With Brexit appearing to be slipping further from their hands, British Members of Parliament are preparing to take control of the situation. According to the latest update, the EU approved an extension, saying that the UK would be able to leave on May 22nd, 2019 if a deal was passed by the UK government by end of the week. However, the uncertainty continues to be present now more than ever since Prime Minister Theresa May’s proposed outcome has already been rejected twice.
While the British MP’s are figuring out the next step forward, it is also important to consider the implications of Brexit on other countries, such as Canada. At present, with the UK part of the EU, it is clear that is an opportune place for Canadian companies to invest. It helps that the countries share common laws, a common language and a direct access to a market of 500 million people.
That all changes when Brexit comes into play. Since the UK might no longer be a part of the Customs Union, it changes the thought process around potential investment.
Mike Palota is a Commercial Sales Manager at a Canadian manufacturing company with over 25 years of experience in transacting global trade. He said that in the first 6 to 10 months, there’s going to be a lot of muddling through in order to alter the existing infrastructure in the UK. Since nobody can know the exact nature of the events about to unfold, there’s going to be a lot of time and effort put into the future steps.
“One of the huge – perhaps the biggest challenge with Brexit – is the extent to which this whole thing is a great, flying leap into the absolute unknown,” Palota said. “At first glance, one would think that a Canadian with a Brit passport would have no trouble in the UK but some trouble with the EU. Same goes with a Canadian with an EU passport: Good in Paris, who knows in Liverpool.”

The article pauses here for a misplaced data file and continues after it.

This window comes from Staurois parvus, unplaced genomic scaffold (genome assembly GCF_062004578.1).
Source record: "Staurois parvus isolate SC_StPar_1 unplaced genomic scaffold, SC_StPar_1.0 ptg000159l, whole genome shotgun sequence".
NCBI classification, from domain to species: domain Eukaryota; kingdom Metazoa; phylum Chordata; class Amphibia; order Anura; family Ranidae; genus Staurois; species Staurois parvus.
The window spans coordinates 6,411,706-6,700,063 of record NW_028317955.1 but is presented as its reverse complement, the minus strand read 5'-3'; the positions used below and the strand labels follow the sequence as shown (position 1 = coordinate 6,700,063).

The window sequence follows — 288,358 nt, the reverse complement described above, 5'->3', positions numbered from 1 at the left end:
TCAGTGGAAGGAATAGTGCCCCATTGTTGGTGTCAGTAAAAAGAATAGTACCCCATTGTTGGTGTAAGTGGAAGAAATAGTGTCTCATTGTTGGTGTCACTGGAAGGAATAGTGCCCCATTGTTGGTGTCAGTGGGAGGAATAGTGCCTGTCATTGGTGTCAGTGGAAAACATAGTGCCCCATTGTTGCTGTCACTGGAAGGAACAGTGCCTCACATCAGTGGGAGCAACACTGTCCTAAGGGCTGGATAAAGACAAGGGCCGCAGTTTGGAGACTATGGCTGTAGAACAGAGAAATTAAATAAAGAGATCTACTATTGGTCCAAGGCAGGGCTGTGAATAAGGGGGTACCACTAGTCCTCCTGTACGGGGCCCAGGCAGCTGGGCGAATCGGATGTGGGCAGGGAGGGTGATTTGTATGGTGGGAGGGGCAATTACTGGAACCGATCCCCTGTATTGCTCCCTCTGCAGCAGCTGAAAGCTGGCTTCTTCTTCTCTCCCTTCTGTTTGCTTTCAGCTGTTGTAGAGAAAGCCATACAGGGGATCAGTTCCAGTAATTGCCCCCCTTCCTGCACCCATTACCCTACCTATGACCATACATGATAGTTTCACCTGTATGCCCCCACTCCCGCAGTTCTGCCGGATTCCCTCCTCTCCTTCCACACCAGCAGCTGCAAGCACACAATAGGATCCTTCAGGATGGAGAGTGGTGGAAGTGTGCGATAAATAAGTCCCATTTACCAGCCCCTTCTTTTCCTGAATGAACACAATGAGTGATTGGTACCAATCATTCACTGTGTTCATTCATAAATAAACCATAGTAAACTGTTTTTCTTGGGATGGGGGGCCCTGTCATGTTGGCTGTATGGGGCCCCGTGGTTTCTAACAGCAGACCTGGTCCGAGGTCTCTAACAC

He pointed out that things are potentially going to get really messed up for Canadians with an EU passport by way of Irish citizenship, especially if the citizenship was acquired by way of a connection to Northern Ireland.
“Ireland is in the EU but the UK – Including Northern Ireland – will not be post-Brexit. So post-Brexit, there can’t be the free movement of goods & people across the border between Ireland & Northern Ireland, but the Good Friday Accord says there has to be,” Palota said.
He added that according to the EU, the Good Friday Accord cannot and will not be broken and nobody in Ireland or the North wants to take any sort of chance with whatever peace there is now.
“This is one the central impasses of Brexit,” he said. “Two entirely incompatible ideas trying to exist at the same time.”
Prime Minister May has tried to solve the Northern Ireland issue with the “backstop”, where Northern Ireland is in the Customs Union until the UK and the EU can figure out a way to interact post-Brexit. However, that too appears to have an uncertain outcome.
“And businesses hate uncertainty. Uncertainty paralyses business,” Palota said. “Risk is fine; risk can be calculated but uncertainty can’t be. I can’t imagine that a Canadian with an Irish/EU passport would be asked to leave Belfast or shut down their business there, but I can imagine that person having a hell of a time crossing borders, reporting income, etc.”
Anna Nadibaidze, a Research and Communications Associate at Open Europe said that for Canadians, a lot will depend on the details of the future post-Brexit immigration system. It will also depend on whether the Comprehensive Economic and Trade Agreement (CETA) will be rolled over in a UK-Canada free trade agreement.
“CETA has a clause which allows for some mobility arrangements, so if there is continuation of that agreement, we can expect the possibility for Canadians coming to work in the UK on a contract or to provide a service,” she said.
The EU and UK have agreed on a transition period until the end of 2020. Nadibaidze further added that after the transition period post-Brexit, the new immigration system will apply the same rules to EU and non-EU citizens. This means that in the new system, Canadians and EU citizens will essentially be on an equal basis.
In the case of a lack of a withdrawal deal between the UK and EU, they’re expected to go back to following the World Trade Organization’s rules. If that turns out to be a reality, any Canadian company in need of importing goods from the EU into the UK would be forced to pay tariffs.
However, the UK and Canadian governments have stated their intentions to apply similar arrangements to CETA after the UK leaves the EU’s trade policy, but it could be more comprehensive. Canadian Prime Minister Justin Trudeau announced last year that it is possible to go beyond the agreement itself for a better and more impactful deal.